Prof Sir Ian Gilmore, chair of the Alcohol Health Alliance UK (AHA), welcomed the Sheffield report’s ‘clear and compelling new evidence … on the effectiveness of minimum unit pricing’.
“Previous estimates suggested that in the first year after the introduction of MUP in England, 192 lives would be saved. This latest research suggests that after five years of MUP in England, over 1,000 lives would be saved. As Scotland appears set to introduce minimum pricing, and with Wales on the verge of legislating for MUP, we urge the UK government to take note of this latest evidence, and to legislate for MUP now. Given what we know about the effectiveness of MUP, a failure to act on the part of the government will mean that some of the most vulnerable in society will die unnecessarily.”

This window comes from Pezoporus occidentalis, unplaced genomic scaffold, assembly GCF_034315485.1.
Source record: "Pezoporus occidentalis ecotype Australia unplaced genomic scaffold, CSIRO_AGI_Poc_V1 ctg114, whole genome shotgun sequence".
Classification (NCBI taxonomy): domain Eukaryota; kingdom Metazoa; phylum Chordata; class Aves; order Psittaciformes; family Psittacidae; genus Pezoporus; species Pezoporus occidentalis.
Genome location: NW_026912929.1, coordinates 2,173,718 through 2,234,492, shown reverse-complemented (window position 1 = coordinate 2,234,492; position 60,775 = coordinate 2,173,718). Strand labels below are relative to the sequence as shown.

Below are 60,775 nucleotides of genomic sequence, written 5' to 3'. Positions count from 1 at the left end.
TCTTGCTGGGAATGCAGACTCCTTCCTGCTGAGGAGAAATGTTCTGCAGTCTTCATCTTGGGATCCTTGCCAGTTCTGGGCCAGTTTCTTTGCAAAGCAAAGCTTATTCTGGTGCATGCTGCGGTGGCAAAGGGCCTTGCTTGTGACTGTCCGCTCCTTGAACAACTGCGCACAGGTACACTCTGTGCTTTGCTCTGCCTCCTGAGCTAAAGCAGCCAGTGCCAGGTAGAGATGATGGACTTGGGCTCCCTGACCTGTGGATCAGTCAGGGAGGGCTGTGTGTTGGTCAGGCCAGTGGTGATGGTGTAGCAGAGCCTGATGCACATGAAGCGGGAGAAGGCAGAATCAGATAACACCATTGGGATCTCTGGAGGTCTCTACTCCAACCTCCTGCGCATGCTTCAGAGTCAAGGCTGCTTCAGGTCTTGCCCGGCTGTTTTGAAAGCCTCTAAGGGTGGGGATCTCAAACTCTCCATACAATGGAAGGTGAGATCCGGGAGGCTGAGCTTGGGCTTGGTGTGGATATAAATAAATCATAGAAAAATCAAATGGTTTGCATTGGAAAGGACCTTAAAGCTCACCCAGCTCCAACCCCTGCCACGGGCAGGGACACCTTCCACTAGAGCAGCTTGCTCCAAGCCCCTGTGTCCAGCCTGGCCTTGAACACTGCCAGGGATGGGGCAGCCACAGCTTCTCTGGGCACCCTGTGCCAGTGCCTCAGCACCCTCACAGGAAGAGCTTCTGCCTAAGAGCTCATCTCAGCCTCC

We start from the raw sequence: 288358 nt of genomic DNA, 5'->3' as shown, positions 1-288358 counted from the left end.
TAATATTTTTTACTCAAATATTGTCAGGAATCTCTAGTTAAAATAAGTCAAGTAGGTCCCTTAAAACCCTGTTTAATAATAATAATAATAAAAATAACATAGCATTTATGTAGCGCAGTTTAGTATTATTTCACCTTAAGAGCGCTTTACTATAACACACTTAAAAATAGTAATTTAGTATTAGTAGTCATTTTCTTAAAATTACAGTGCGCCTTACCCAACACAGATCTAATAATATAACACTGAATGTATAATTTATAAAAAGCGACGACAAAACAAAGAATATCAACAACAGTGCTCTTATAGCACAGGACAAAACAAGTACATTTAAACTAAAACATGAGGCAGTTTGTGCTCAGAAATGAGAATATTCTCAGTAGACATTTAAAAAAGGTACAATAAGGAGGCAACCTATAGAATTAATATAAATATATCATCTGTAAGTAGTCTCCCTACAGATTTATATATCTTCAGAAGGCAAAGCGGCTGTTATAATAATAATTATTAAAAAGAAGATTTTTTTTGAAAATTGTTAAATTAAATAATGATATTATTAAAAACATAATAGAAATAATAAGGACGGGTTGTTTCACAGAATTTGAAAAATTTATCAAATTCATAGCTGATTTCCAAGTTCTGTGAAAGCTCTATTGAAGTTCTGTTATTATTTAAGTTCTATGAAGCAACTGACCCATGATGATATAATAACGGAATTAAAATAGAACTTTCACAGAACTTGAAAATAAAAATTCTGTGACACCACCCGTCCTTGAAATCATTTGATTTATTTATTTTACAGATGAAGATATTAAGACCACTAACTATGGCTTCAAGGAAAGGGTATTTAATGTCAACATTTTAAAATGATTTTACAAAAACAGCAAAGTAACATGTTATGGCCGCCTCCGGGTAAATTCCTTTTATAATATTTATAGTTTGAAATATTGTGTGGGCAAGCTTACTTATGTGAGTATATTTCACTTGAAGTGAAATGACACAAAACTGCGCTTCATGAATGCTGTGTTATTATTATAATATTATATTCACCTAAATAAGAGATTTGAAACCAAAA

Prof Sir Ian Gilmore, chair of the Alcohol Health Alliance UK (AHA)
— Jack Cummins (@SLLPOnline) July 24, 2017
- The report’s key findings and recommendations are summarised in its Executive Summary, available here.
- The full report is available here